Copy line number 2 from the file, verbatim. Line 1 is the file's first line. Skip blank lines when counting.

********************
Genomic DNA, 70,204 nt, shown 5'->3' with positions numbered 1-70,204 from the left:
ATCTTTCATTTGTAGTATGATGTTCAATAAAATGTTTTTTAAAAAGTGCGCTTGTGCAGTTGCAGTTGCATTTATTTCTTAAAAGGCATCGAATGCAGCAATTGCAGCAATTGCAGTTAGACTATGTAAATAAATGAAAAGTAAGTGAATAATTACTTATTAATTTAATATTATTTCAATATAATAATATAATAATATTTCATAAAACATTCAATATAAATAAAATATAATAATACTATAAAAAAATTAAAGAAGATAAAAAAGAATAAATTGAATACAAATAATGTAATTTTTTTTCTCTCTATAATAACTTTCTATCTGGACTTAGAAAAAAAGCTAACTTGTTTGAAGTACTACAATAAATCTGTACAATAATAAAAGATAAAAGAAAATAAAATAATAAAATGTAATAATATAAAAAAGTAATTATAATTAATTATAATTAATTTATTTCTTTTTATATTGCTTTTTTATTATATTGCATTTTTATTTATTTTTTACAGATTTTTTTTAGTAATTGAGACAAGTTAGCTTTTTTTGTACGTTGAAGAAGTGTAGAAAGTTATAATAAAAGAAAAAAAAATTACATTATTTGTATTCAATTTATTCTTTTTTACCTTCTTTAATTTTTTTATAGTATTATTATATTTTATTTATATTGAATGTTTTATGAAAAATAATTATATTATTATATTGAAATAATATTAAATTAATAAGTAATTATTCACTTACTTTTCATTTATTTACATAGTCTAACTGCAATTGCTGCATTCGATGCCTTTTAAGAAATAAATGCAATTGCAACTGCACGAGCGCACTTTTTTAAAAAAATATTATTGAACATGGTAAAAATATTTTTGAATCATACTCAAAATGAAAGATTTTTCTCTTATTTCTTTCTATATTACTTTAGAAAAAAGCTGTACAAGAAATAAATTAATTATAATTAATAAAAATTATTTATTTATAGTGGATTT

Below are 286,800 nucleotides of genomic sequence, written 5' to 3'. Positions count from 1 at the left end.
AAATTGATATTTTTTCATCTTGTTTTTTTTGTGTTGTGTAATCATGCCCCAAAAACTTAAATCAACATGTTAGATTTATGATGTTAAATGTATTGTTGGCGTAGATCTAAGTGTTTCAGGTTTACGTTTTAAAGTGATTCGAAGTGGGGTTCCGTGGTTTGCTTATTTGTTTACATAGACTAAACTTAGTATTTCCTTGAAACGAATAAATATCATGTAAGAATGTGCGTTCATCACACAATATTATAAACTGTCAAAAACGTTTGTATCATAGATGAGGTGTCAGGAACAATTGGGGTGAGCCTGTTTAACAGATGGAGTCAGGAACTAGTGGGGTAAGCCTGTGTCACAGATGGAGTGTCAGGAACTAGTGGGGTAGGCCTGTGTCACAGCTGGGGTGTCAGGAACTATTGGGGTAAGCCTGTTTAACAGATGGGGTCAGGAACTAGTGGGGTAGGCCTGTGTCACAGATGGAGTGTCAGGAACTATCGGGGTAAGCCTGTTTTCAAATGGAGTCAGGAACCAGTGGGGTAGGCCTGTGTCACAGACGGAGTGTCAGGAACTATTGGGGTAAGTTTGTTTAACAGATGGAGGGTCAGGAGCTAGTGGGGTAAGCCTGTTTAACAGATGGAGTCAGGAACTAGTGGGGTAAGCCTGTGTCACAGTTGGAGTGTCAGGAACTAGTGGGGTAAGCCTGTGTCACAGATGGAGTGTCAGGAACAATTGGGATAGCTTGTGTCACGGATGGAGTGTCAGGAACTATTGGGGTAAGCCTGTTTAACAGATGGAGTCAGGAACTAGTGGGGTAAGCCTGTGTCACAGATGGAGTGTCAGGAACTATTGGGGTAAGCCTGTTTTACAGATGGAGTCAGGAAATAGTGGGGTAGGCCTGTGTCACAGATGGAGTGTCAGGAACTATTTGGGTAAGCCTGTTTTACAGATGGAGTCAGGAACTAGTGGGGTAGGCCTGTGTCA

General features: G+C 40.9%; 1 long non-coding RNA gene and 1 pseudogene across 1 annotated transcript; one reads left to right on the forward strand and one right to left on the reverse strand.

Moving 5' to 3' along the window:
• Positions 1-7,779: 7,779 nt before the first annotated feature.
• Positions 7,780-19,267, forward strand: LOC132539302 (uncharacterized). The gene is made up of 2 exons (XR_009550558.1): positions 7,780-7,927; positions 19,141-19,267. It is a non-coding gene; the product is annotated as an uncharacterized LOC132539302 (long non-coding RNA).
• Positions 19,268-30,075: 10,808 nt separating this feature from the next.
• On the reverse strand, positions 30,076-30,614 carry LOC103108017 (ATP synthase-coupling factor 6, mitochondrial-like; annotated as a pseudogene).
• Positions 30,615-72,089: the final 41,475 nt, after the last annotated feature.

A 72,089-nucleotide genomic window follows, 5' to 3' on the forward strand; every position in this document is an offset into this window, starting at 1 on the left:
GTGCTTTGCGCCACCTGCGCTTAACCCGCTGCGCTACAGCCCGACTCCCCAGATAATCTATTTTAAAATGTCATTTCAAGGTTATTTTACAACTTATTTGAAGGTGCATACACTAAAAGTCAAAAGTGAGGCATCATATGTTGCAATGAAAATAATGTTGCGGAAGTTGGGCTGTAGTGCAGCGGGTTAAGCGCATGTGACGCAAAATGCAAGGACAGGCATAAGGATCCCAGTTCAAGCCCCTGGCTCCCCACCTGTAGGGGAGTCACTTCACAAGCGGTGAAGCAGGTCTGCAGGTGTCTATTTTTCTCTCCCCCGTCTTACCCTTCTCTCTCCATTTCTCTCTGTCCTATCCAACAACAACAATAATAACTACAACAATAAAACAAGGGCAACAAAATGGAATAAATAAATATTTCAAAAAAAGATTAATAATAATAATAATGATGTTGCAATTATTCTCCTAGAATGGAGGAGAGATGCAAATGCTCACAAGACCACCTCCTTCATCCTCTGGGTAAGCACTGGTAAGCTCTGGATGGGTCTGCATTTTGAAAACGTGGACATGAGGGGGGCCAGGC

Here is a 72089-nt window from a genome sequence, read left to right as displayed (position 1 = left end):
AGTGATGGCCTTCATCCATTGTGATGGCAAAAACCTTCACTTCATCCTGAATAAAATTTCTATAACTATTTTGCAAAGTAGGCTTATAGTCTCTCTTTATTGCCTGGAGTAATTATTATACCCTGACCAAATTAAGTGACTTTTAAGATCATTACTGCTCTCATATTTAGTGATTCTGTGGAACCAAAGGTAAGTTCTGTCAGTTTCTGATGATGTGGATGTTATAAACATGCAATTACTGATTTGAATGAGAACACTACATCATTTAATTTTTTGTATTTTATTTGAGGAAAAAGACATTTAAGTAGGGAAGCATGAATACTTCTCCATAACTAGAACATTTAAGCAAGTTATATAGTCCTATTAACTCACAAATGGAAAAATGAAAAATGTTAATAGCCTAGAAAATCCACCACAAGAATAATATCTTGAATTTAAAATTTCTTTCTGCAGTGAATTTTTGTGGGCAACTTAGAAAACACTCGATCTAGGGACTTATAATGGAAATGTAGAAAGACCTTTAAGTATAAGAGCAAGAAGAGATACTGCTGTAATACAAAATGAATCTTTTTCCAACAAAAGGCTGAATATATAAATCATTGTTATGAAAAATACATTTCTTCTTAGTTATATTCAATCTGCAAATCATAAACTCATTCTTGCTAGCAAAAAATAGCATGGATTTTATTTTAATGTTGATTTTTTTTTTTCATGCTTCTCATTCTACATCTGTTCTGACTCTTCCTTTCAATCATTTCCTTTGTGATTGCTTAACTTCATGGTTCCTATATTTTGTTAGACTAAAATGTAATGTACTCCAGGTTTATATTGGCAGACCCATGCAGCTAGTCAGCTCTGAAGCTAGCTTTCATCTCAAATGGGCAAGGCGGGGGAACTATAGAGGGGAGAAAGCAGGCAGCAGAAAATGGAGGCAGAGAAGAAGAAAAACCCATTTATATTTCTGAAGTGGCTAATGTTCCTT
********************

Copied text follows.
ATCTTTCATTTGTAGTATGATGTTCAATAAAATGTTTTTTAAAAAGTGCGCTTGTGCAGTTGCAGTTGCATTTATTTCTTAAAAGGCATCGAATGCAGCAATTGCAGCAATTGCAGTTAGACTATGTAAATAAATGAAAAGTAAGTGAATAATTACTTATTAATTTAATATTATTTCAATATAATAATATAATAATATTTCATAAAACATTCAATATAAATAAAATATAATAATACTATAAAAAAATTAAAGAAGATAAAAAAGAATAAATTGAATACAAATAATGTAATTTTTTTTCTCTCTATAATAACTTTCTATCTGGACTTAGAAAAAAAGCTAACTTGTTTGAAGTACTACAATAAATCTGTACAATAATAAAAGATAAAAGAAAATAAAATAATAAAATGTAATAATATAAAAAAGTAATTATAATTAATTATAATTAATTTATTTCTTTTTATATTGCTTTTTTATTATATTGCATTTTTATTTATTTTTTACAGATTTTTTTTAGTAATTGAGACAAGTTAGCTTTTTTTGTACGTTGAAGAAGTGTAGAAAGTTATAATAAAAGAAAAAAAAATTACATTATTTGTATTCAATTTATTCTTTTTTACCTTCTTTAATTTTTTTATAGTATTATTATATTTTATTTATATTGAATGTTTTATGAAAAATAATTATATTATTATATTGAAATAATATTAAATTAATAAGTAATTATTCACTTACTTTTCATTTATTTACATAGTCTAACTGCAATTGCTGCATTCGATGCCTTTTAAGAAATAAATGCAATTGCAACTGCACGAGCGCACTTTTTTAAAAAAATATTATTGAACATGGTAAAAATATTTTTGAATCATACTCAAAATGAAAGATTTTTCTCTTATTTCTTTCTATATTACTTTAGAAAAAAGCTGTACAAGAAATAAATTAATTATAATTAATAAAAATTATTTATTTATAGTGGATTT